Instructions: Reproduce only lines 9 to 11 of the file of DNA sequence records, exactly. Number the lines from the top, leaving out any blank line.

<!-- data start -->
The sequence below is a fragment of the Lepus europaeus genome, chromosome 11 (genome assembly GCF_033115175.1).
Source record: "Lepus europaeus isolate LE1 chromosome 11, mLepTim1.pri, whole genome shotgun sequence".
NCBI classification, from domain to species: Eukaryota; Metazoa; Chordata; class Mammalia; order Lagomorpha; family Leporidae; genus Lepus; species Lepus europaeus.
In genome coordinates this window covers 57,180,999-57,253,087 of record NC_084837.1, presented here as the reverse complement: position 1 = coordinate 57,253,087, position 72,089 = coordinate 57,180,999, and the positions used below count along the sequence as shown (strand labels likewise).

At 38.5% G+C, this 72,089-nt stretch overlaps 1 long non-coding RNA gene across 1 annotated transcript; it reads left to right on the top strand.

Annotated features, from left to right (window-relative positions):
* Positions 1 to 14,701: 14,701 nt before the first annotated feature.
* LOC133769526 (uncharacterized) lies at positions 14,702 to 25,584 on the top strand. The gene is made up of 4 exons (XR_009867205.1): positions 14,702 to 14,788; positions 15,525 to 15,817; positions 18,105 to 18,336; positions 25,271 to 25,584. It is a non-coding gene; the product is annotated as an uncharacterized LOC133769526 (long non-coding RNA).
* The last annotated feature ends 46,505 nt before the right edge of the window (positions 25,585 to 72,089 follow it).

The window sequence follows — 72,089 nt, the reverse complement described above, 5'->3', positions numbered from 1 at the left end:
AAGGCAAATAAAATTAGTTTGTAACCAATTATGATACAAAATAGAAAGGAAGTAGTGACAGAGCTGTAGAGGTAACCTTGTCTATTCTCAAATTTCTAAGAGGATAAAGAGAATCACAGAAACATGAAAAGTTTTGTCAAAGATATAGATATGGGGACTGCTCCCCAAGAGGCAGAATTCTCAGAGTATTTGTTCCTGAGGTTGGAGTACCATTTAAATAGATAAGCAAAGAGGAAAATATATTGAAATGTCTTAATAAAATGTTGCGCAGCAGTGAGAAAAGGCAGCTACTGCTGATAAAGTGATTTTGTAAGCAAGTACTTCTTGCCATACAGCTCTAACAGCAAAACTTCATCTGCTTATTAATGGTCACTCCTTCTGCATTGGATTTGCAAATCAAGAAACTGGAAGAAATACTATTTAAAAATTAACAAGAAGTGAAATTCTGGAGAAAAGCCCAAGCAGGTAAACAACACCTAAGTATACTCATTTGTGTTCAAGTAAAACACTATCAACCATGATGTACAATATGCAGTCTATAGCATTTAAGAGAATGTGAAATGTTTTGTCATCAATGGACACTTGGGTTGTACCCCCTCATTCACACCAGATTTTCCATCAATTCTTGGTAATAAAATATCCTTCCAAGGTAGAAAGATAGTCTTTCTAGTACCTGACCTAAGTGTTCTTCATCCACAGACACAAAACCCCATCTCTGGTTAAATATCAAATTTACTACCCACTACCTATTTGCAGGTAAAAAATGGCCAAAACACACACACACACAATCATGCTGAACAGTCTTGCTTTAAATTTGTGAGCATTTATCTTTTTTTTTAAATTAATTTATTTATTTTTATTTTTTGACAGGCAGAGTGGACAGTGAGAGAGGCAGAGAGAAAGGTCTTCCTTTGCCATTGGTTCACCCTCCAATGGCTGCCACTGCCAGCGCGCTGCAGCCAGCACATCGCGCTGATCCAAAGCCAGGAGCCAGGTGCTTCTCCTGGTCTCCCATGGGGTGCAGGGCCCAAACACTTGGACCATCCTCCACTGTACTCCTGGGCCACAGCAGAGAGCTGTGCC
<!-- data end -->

* The last annotated feature ends 46,505 nt before the right edge of the window (positions 25,585 to 72,089 follow it).

The window sequence follows — 72,089 nt, the reverse complement described above, 5'->3', positions numbered from 1 at the left end:
AAGGCAAATAAAATTAGTTTGTAACCAATTATGATACAAAATAGAAAGGAAGTAGTGACAGAGCTGTAGAGGTAACCTTGTCTATTCTCAAATTTCTAAGAGGATAAAGAGAATCACAGAAACATGAAAAGTTTTGTCAAAGATATAGATATGGGGACTGCTCCCCAAGAGGCAGAATTCTCAGAGTATTTGTTCCTGAGGTTGGAGTACCATTTAAATAGATAAGCAAAGAGGAAAATATATTGAAATGTCTTAATAAAATGTTGCGCAGCAGTGAGAAAAGGCAGCTACTGCTGATAAAGTGATTTTGTAAGCAAGTACTTCTTGCCATACAGCTCTAACAGCAAAACTTCATCTGCTTATTAATGGTCACTCCTTCTGCATTGGATTTGCAAATCAAGAAACTGGAAGAAATACTATTTAAAAATTAACAAGAAGTGAAATTCTGGAGAAAAGCCCAAGCAGGTAAACAACACCTAAGTATACTCATTTGTGTTCAAGTAAAACACTATCAACCATGATGTACAATATGCAGTCTATAGCATTTAAGAGAATGTGAAATGTTTTGTCATCAATGGACACTTGGGTTGTACCCCCTCATTCACACCAGATTTTCCATCAATTCTTGGTAATAAAATATCCTTCCAAGGTAGAAAGATAGTCTTTCTAGTACCTGACCTAAGTGTTCTTCATCCACAGACACAAAACCCCATCTCTGGTTAAATATCAAATTTACTACCCACTACCTATTTGCAGGTAAAAAATGGCCAAAACACACACACACACAATCATGCTGAACAGTCTTGCTTTAAATTTGTGAGCATTTATCTTTTTTTTTAAATTAATTTATTTATTTTTATTTTTTGACAGGCAGAGTGGACAGTGAGAGAGGCAGAGAGAAAGGTCTTCCTTTGCCATTGGTTCACCCTCCAATGGCTGCCACTGCCAGCGCGCTGCAGCCAGCACATCGCGCTGATCCAAAGCCAGGAGCCAGGTGCTTCTCCTGGTCTCCCATGGGGTGCAGGGCCCAAACACTTGGACCATCCTCCACTGTACTCCTGGGCCACAGCAGAGAGCTGTGCC